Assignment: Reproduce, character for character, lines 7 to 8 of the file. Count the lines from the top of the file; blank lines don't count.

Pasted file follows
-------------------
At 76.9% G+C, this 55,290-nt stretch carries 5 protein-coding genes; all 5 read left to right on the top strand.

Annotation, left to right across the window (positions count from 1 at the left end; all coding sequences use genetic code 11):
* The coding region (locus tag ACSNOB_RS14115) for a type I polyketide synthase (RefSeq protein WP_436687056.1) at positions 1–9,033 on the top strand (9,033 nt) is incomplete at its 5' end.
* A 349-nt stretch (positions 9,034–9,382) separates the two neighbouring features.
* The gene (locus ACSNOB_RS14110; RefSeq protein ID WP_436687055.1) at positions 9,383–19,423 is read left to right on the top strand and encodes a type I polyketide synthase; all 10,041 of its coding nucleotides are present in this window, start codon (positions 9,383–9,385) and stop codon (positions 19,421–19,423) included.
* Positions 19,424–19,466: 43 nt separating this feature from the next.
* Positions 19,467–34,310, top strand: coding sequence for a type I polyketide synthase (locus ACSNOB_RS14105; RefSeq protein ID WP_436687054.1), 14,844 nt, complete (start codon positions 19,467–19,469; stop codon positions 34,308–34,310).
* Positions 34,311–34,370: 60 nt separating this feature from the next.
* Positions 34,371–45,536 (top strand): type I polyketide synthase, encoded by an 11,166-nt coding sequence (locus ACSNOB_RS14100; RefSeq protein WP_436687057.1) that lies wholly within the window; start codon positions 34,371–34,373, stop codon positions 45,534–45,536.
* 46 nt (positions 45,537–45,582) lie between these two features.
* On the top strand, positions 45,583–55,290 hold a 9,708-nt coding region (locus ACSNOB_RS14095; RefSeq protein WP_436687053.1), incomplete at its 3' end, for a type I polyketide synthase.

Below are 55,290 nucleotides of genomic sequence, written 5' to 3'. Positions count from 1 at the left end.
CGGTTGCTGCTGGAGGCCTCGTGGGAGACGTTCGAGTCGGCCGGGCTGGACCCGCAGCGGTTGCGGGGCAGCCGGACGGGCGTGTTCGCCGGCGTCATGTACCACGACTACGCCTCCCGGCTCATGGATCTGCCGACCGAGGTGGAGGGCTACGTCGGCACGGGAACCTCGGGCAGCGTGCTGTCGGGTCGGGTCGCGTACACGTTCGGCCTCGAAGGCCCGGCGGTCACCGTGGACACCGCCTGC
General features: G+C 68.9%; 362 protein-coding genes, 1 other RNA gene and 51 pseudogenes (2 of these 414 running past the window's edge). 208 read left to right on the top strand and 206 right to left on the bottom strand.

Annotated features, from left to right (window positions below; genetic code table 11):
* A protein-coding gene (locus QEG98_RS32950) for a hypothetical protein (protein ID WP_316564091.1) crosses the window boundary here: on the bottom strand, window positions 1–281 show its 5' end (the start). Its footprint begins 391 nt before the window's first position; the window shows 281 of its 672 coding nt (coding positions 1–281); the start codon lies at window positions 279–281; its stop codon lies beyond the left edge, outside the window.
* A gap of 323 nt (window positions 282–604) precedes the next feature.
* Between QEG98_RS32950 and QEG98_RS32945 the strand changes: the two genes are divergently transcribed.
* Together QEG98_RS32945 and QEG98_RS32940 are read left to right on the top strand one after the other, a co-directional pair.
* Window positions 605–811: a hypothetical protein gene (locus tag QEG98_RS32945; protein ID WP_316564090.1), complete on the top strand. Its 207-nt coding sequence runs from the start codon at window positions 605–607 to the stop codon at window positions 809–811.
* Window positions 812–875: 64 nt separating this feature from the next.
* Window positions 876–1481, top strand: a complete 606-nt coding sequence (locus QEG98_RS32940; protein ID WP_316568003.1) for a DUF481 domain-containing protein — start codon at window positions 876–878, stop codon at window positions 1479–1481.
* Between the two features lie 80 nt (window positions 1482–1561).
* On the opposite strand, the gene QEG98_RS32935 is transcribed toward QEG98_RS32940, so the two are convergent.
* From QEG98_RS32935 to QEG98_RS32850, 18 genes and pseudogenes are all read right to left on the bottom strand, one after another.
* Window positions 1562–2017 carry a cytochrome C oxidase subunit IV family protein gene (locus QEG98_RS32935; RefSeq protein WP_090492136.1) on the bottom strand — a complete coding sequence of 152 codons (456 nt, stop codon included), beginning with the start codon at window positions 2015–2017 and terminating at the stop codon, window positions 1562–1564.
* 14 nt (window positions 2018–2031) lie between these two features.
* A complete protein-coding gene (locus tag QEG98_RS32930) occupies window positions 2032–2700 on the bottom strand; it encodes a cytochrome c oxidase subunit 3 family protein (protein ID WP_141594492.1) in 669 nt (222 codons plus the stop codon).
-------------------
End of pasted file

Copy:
* Positions 19,467–34,310, top strand: coding sequence for a type I polyketide synthase (locus ACSNOB_RS14105; RefSeq protein ID WP_436687054.1), 14,844 nt, complete (start codon positions 19,467–19,469; stop codon positions 34,308–34,310).
* Positions 34,311–34,370: 60 nt separating this feature from the next.